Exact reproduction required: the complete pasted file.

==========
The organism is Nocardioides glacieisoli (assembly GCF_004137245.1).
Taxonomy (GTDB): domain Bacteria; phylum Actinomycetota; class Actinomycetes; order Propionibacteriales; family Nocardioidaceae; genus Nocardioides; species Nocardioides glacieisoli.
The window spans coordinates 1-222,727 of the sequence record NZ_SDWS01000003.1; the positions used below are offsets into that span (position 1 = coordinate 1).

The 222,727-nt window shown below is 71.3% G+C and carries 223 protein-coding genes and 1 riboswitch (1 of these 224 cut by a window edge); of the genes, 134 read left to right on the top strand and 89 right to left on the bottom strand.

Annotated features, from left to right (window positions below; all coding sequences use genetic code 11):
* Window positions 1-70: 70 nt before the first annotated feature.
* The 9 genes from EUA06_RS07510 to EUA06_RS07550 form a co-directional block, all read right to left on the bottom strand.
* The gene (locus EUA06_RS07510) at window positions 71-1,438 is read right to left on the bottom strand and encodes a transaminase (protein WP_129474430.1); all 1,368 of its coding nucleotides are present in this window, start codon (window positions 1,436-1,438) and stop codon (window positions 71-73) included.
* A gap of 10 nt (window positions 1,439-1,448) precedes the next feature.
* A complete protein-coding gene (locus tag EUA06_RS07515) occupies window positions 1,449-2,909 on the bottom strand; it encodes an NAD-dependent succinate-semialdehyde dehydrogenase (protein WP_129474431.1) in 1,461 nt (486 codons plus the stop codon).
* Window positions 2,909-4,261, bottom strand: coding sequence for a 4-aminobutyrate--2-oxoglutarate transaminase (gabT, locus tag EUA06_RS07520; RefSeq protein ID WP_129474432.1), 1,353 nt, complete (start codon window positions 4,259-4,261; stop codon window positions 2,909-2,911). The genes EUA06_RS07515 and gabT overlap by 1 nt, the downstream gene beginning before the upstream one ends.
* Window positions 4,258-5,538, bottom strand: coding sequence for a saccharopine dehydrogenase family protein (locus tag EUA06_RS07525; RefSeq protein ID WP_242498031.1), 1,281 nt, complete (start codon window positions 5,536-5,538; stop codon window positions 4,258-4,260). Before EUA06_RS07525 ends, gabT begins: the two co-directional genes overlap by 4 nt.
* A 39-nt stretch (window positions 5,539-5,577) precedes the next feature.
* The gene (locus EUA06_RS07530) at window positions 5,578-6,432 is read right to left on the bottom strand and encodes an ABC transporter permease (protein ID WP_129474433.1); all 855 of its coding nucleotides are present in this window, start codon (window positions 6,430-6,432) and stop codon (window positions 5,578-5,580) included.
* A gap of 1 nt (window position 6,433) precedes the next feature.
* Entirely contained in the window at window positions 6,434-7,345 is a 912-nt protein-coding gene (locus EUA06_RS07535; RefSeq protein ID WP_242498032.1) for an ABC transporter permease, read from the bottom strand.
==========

The organism is Nocardioides glacieisoli (assembly GCF_004137245.1).
Taxonomy (GTDB): domain Bacteria; phylum Actinomycetota; class Actinomycetes; order Propionibacteriales; family Nocardioidaceae; genus Nocardioides; species Nocardioides glacieisoli.
The window spans coordinates 1-222,727 of the sequence record NZ_SDWS01000003.1; the positions used below are offsets into that span (position 1 = coordinate 1).

The 222,727-nt window shown below is 71.3% G+C and carries 223 protein-coding genes and 1 riboswitch (1 of these 224 cut by a window edge); of the genes, 134 read left to right on the top strand and 89 right to left on the bottom strand.

Annotated features, from left to right (window positions below; all coding sequences use genetic code 11):
* Window positions 1-70: 70 nt before the first annotated feature.
* The 9 genes from EUA06_RS07510 to EUA06_RS07550 form a co-directional block, all read right to left on the bottom strand.
* The gene (locus EUA06_RS07510) at window positions 71-1,438 is read right to left on the bottom strand and encodes a transaminase (protein WP_129474430.1); all 1,368 of its coding nucleotides are present in this window, start codon (window positions 1,436-1,438) and stop codon (window positions 71-73) included.
* A gap of 10 nt (window positions 1,439-1,448) precedes the next feature.
* A complete protein-coding gene (locus tag EUA06_RS07515) occupies window positions 1,449-2,909 on the bottom strand; it encodes an NAD-dependent succinate-semialdehyde dehydrogenase (protein WP_129474431.1) in 1,461 nt (486 codons plus the stop codon).
* Window positions 2,909-4,261, bottom strand: coding sequence for a 4-aminobutyrate--2-oxoglutarate transaminase (gabT, locus tag EUA06_RS07520; RefSeq protein ID WP_129474432.1), 1,353 nt, complete (start codon window positions 4,259-4,261; stop codon window positions 2,909-2,911). The genes EUA06_RS07515 and gabT overlap by 1 nt, the downstream gene beginning before the upstream one ends.
* Window positions 4,258-5,538, bottom strand: coding sequence for a saccharopine dehydrogenase family protein (locus tag EUA06_RS07525; RefSeq protein ID WP_242498031.1), 1,281 nt, complete (start codon window positions 5,536-5,538; stop codon window positions 4,258-4,260). Before EUA06_RS07525 ends, gabT begins: the two co-directional genes overlap by 4 nt.
* A 39-nt stretch (window positions 5,539-5,577) precedes the next feature.
* The gene (locus EUA06_RS07530) at window positions 5,578-6,432 is read right to left on the bottom strand and encodes an ABC transporter permease (protein ID WP_129474433.1); all 855 of its coding nucleotides are present in this window, start codon (window positions 6,430-6,432) and stop codon (window positions 5,578-5,580) included.
* A gap of 1 nt (window position 6,433) precedes the next feature.
* Entirely contained in the window at window positions 6,434-7,345 is a 912-nt protein-coding gene (locus EUA06_RS07535; RefSeq protein ID WP_242498032.1) for an ABC transporter permease, read from the bottom strand.